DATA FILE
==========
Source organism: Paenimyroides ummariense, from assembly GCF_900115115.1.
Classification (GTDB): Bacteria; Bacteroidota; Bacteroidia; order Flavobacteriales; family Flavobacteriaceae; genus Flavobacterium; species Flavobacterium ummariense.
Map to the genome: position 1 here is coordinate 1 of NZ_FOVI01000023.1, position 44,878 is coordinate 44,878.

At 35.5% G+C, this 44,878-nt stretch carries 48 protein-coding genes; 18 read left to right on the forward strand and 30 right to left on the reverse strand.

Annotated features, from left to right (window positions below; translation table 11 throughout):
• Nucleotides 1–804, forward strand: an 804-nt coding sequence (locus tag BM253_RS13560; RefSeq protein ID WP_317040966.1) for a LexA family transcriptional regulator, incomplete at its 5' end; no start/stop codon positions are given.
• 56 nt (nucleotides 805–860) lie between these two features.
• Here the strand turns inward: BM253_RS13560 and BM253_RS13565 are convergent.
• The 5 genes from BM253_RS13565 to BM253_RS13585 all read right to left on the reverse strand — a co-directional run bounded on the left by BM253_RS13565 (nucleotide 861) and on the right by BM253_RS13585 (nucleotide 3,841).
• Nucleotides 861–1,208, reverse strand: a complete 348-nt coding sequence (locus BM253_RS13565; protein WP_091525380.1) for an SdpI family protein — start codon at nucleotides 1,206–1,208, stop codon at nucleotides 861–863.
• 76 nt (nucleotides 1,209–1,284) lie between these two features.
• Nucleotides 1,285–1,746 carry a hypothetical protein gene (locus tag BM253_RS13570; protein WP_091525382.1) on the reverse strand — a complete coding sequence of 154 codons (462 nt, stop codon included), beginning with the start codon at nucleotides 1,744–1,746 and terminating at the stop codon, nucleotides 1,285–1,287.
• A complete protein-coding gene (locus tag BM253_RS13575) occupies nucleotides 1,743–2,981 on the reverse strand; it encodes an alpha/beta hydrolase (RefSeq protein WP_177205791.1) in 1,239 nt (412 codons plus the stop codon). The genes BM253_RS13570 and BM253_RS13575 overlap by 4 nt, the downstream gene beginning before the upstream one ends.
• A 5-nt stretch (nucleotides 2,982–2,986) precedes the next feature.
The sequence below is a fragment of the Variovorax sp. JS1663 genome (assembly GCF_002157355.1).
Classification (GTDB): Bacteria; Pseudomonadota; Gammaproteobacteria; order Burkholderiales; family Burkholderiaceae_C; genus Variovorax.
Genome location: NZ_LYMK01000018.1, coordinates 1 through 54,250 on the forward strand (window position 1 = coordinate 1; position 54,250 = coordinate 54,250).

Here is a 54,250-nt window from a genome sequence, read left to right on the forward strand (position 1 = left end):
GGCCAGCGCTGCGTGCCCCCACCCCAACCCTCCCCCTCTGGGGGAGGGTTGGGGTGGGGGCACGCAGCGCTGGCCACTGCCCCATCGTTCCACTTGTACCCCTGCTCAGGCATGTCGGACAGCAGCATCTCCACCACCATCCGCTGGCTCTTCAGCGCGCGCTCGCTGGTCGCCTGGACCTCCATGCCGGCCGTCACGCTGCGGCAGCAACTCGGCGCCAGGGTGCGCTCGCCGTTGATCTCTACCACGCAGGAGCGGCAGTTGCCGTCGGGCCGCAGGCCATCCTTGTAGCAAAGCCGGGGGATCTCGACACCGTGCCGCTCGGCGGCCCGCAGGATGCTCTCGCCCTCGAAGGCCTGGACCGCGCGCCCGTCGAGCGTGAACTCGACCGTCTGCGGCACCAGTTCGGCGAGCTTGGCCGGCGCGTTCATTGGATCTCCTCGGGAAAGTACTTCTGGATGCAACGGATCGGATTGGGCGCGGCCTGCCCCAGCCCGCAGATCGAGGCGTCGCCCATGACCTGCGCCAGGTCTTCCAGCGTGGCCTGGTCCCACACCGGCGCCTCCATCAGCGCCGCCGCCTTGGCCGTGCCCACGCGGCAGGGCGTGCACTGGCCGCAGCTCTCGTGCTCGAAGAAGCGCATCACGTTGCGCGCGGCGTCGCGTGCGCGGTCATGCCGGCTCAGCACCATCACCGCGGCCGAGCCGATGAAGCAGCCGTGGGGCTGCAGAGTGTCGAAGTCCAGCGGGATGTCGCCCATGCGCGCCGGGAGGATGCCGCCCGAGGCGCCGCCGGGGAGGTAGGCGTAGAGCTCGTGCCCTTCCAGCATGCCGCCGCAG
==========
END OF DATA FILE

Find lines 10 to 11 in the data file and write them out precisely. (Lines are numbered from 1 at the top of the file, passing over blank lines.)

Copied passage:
• Nucleotides 861–1,208, reverse strand: a complete 348-nt coding sequence (locus BM253_RS13565; protein WP_091525380.1) for an SdpI family protein — start codon at nucleotides 1,206–1,208, stop codon at nucleotides 861–863.
• 76 nt (nucleotides 1,209–1,284) lie between these two features.